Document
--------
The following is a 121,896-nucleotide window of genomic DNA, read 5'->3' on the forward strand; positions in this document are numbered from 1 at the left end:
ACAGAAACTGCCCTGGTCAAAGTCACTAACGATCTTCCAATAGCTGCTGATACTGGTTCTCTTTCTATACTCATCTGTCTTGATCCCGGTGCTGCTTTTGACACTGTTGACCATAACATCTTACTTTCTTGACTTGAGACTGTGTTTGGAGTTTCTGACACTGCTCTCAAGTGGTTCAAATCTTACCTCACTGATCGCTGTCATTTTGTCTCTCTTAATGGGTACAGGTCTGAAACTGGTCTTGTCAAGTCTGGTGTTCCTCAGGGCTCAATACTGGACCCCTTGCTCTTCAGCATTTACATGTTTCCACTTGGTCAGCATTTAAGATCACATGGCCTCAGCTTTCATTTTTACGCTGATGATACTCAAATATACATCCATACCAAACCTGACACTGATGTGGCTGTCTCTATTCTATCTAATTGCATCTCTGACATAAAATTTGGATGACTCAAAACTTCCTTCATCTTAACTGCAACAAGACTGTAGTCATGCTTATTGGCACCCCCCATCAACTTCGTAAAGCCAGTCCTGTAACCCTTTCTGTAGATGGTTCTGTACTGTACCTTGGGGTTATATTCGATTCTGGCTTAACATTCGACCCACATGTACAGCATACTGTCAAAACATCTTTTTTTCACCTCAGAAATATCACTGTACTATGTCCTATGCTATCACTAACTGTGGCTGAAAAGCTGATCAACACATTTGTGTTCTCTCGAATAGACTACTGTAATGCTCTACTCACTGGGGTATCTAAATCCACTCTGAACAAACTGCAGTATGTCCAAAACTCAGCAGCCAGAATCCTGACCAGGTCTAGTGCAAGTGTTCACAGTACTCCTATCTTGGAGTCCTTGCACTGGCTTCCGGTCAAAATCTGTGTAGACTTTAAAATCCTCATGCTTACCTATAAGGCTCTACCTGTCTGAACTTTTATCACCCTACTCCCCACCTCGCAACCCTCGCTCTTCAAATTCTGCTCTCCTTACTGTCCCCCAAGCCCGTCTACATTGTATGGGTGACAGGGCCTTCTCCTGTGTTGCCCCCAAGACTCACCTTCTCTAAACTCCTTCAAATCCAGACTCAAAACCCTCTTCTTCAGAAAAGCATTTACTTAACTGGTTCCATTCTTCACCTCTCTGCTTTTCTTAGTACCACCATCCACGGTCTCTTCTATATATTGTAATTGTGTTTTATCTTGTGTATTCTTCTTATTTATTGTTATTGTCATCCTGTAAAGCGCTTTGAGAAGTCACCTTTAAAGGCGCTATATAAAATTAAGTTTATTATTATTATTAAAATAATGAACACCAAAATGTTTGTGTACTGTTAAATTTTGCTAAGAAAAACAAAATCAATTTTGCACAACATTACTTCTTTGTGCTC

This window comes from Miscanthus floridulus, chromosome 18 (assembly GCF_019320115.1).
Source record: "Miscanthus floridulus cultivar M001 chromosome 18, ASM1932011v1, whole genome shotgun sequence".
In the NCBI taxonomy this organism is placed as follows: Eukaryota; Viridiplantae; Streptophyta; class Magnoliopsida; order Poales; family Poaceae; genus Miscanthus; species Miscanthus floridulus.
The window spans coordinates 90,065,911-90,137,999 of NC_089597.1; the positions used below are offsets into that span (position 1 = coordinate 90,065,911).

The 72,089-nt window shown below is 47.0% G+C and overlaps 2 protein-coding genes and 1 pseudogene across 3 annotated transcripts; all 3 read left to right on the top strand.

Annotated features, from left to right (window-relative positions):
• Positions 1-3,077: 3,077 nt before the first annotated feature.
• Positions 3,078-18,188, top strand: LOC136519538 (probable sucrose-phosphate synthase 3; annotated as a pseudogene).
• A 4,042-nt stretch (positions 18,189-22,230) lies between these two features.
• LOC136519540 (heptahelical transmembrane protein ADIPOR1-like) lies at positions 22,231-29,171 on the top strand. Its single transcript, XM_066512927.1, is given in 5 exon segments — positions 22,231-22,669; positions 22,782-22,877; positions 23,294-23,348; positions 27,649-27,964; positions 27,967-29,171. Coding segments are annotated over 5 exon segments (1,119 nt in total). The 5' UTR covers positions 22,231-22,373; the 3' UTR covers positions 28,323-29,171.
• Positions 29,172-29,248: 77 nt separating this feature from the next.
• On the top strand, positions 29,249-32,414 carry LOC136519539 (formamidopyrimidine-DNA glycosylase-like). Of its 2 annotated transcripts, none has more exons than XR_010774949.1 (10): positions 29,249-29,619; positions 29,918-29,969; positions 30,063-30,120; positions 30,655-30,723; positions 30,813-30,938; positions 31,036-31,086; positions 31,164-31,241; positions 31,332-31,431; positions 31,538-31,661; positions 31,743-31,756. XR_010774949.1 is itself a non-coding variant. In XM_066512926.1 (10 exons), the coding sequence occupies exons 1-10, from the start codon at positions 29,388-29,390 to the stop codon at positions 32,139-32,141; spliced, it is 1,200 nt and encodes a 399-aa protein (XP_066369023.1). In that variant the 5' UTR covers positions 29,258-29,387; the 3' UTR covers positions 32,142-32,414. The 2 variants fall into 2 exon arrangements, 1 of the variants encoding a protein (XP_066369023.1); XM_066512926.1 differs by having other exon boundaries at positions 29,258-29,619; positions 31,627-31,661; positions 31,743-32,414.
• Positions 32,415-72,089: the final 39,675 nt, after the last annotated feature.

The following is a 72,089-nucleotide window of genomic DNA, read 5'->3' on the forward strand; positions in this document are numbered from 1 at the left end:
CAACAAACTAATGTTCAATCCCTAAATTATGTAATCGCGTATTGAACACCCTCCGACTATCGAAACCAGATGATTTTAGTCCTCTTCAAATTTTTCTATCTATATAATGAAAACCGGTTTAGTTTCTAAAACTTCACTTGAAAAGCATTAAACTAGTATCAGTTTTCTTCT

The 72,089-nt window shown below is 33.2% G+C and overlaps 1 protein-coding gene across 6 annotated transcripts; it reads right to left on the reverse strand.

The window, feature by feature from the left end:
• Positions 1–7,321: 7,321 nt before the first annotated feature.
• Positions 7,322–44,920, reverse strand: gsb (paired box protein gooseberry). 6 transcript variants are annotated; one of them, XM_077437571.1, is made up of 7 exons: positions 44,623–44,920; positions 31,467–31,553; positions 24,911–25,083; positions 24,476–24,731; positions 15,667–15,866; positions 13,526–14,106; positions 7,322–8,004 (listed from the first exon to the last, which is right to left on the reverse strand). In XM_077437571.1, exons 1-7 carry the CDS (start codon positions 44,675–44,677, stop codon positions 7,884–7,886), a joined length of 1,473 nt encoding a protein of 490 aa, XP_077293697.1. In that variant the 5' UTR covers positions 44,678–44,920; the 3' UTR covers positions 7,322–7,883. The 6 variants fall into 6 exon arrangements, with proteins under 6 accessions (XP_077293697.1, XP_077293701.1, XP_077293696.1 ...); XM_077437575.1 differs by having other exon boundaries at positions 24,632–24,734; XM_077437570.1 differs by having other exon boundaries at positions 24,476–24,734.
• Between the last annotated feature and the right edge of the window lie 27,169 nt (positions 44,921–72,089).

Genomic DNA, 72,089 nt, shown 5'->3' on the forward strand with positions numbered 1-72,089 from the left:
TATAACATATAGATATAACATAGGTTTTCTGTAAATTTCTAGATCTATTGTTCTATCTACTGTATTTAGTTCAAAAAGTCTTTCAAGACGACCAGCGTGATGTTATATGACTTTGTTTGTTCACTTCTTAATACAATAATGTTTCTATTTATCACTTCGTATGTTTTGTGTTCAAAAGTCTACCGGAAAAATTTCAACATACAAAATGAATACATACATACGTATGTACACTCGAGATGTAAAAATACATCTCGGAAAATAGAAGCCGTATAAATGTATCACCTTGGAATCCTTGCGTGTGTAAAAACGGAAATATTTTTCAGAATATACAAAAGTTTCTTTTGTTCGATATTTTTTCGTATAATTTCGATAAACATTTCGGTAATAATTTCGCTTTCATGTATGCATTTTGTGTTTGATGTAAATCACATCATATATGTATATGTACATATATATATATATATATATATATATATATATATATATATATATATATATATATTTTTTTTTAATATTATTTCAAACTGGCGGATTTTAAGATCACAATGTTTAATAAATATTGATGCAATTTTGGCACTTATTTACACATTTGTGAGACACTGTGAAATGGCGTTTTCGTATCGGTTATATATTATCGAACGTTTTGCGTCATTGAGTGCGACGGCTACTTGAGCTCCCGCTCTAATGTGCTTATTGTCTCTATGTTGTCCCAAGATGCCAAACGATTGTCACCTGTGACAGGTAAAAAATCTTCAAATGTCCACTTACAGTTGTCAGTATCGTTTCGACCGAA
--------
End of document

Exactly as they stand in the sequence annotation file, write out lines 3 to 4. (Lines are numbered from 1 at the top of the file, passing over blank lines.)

This window comes from Miscanthus floridulus, chromosome 18 (assembly GCF_019320115.1).
Source record: "Miscanthus floridulus cultivar M001 chromosome 18, ASM1932011v1, whole genome shotgun sequence".